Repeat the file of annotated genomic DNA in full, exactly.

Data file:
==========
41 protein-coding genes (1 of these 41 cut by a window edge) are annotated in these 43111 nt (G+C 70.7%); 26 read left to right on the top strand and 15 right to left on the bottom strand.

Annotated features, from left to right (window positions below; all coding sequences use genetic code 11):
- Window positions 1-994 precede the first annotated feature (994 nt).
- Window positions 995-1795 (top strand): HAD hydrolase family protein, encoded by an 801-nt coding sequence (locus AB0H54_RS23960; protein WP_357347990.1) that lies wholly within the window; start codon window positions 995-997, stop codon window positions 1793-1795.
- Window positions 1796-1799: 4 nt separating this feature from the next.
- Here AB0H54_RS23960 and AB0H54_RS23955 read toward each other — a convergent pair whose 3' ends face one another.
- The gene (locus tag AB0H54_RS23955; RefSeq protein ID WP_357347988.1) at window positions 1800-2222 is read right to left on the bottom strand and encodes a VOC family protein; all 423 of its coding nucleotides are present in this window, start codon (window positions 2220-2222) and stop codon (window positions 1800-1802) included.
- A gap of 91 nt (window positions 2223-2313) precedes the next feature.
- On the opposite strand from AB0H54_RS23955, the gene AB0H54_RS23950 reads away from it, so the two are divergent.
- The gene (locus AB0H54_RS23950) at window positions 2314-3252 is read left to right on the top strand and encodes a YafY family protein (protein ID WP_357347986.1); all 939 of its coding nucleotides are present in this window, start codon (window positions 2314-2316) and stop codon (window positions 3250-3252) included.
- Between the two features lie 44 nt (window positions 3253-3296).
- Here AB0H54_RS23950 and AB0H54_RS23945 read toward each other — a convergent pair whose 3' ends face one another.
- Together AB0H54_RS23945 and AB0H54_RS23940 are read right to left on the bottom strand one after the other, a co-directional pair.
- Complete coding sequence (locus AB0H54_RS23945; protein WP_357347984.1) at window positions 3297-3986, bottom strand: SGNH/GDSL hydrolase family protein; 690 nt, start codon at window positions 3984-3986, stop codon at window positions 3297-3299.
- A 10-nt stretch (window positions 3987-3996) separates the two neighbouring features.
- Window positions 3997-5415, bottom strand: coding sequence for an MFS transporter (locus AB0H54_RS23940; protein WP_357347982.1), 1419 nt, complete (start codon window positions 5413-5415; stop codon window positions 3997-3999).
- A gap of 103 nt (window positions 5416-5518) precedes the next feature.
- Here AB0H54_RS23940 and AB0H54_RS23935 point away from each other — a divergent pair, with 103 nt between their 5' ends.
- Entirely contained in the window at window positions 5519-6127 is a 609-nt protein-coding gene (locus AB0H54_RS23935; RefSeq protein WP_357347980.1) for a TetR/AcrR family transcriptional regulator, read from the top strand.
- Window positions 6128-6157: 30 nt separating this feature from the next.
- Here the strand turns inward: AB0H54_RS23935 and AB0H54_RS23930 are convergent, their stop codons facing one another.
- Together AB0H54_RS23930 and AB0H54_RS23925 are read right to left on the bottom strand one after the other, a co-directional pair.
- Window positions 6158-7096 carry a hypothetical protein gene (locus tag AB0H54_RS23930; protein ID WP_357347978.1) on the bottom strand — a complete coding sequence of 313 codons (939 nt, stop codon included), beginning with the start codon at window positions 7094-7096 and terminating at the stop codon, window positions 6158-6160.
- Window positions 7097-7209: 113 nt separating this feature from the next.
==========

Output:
41 protein-coding genes (1 of these 41 cut by a window edge) are annotated in these 43111 nt (G+C 70.7%); 26 read left to right on the top strand and 15 right to left on the bottom strand.

Annotated features, from left to right (window positions below; all coding sequences use genetic code 11):
- Window positions 1-994 precede the first annotated feature (994 nt).
- Window positions 995-1795 (top strand): HAD hydrolase family protein, encoded by an 801-nt coding sequence (locus AB0H54_RS23960; protein WP_357347990.1) that lies wholly within the window; start codon window positions 995-997, stop codon window positions 1793-1795.
- Window positions 1796-1799: 4 nt separating this feature from the next.
- Here AB0H54_RS23960 and AB0H54_RS23955 read toward each other — a convergent pair whose 3' ends face one another.
- The gene (locus tag AB0H54_RS23955; RefSeq protein ID WP_357347988.1) at window positions 1800-2222 is read right to left on the bottom strand and encodes a VOC family protein; all 423 of its coding nucleotides are present in this window, start codon (window positions 2220-2222) and stop codon (window positions 1800-1802) included.
- A gap of 91 nt (window positions 2223-2313) precedes the next feature.
- On the opposite strand from AB0H54_RS23955, the gene AB0H54_RS23950 reads away from it, so the two are divergent.
- The gene (locus AB0H54_RS23950) at window positions 2314-3252 is read left to right on the top strand and encodes a YafY family protein (protein ID WP_357347986.1); all 939 of its coding nucleotides are present in this window, start codon (window positions 2314-2316) and stop codon (window positions 3250-3252) included.
- Between the two features lie 44 nt (window positions 3253-3296).
- Here AB0H54_RS23950 and AB0H54_RS23945 read toward each other — a convergent pair whose 3' ends face one another.
- Together AB0H54_RS23945 and AB0H54_RS23940 are read right to left on the bottom strand one after the other, a co-directional pair.
- Complete coding sequence (locus AB0H54_RS23945; protein WP_357347984.1) at window positions 3297-3986, bottom strand: SGNH/GDSL hydrolase family protein; 690 nt, start codon at window positions 3984-3986, stop codon at window positions 3297-3299.
- A 10-nt stretch (window positions 3987-3996) separates the two neighbouring features.
- Window positions 3997-5415, bottom strand: coding sequence for an MFS transporter (locus AB0H54_RS23940; protein WP_357347982.1), 1419 nt, complete (start codon window positions 5413-5415; stop codon window positions 3997-3999).
- A gap of 103 nt (window positions 5416-5518) precedes the next feature.
- Here AB0H54_RS23940 and AB0H54_RS23935 point away from each other — a divergent pair, with 103 nt between their 5' ends.
- Entirely contained in the window at window positions 5519-6127 is a 609-nt protein-coding gene (locus AB0H54_RS23935; RefSeq protein WP_357347980.1) for a TetR/AcrR family transcriptional regulator, read from the top strand.
- Window positions 6128-6157: 30 nt separating this feature from the next.
- Here the strand turns inward: AB0H54_RS23935 and AB0H54_RS23930 are convergent, their stop codons facing one another.
- Together AB0H54_RS23930 and AB0H54_RS23925 are read right to left on the bottom strand one after the other, a co-directional pair.
- Window positions 6158-7096 carry a hypothetical protein gene (locus tag AB0H54_RS23930; protein ID WP_357347978.1) on the bottom strand — a complete coding sequence of 313 codons (939 nt, stop codon included), beginning with the start codon at window positions 7094-7096 and terminating at the stop codon, window positions 6158-6160.
- Window positions 7097-7209: 113 nt separating this feature from the next.